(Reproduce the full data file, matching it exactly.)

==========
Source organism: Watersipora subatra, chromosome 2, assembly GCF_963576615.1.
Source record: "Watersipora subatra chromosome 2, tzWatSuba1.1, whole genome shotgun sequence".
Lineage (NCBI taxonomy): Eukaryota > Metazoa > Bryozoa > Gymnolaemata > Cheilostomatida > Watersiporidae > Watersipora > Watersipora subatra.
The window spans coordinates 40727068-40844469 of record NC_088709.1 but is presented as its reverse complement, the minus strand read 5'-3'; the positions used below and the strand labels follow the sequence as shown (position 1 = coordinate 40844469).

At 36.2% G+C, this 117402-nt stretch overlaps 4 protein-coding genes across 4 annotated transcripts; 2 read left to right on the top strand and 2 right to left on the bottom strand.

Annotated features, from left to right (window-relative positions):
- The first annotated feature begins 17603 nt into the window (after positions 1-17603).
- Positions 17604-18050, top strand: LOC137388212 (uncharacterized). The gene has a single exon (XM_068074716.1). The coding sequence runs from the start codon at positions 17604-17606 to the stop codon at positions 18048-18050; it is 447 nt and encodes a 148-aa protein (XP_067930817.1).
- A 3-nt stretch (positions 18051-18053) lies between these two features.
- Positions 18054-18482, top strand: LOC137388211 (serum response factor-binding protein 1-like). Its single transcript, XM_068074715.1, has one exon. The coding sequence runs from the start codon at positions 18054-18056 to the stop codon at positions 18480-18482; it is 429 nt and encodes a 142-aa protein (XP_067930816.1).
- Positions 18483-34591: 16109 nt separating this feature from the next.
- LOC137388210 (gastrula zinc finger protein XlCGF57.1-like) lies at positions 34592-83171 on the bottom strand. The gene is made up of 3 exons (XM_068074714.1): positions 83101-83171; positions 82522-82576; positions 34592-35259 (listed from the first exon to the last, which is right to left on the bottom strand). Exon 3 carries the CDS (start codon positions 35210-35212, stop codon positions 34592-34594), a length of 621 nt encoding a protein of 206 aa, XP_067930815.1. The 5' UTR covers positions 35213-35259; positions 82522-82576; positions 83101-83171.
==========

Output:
Source organism: Watersipora subatra, chromosome 2, assembly GCF_963576615.1.
Source record: "Watersipora subatra chromosome 2, tzWatSuba1.1, whole genome shotgun sequence".
Lineage (NCBI taxonomy): Eukaryota > Metazoa > Bryozoa > Gymnolaemata > Cheilostomatida > Watersiporidae > Watersipora > Watersipora subatra.
The window spans coordinates 40727068-40844469 of record NC_088709.1 but is presented as its reverse complement, the minus strand read 5'-3'; the positions used below and the strand labels follow the sequence as shown (position 1 = coordinate 40844469).

At 36.2% G+C, this 117402-nt stretch overlaps 4 protein-coding genes across 4 annotated transcripts; 2 read left to right on the top strand and 2 right to left on the bottom strand.

Annotated features, from left to right (window-relative positions):
- The first annotated feature begins 17603 nt into the window (after positions 1-17603).
- Positions 17604-18050, top strand: LOC137388212 (uncharacterized). The gene has a single exon (XM_068074716.1). The coding sequence runs from the start codon at positions 17604-17606 to the stop codon at positions 18048-18050; it is 447 nt and encodes a 148-aa protein (XP_067930817.1).
- A 3-nt stretch (positions 18051-18053) lies between these two features.
- Positions 18054-18482, top strand: LOC137388211 (serum response factor-binding protein 1-like). Its single transcript, XM_068074715.1, has one exon. The coding sequence runs from the start codon at positions 18054-18056 to the stop codon at positions 18480-18482; it is 429 nt and encodes a 142-aa protein (XP_067930816.1).
- Positions 18483-34591: 16109 nt separating this feature from the next.
- LOC137388210 (gastrula zinc finger protein XlCGF57.1-like) lies at positions 34592-83171 on the bottom strand. The gene is made up of 3 exons (XM_068074714.1): positions 83101-83171; positions 82522-82576; positions 34592-35259 (listed from the first exon to the last, which is right to left on the bottom strand). Exon 3 carries the CDS (start codon positions 35210-35212, stop codon positions 34592-34594), a length of 621 nt encoding a protein of 206 aa, XP_067930815.1. The 5' UTR covers positions 35213-35259; positions 82522-82576; positions 83101-83171.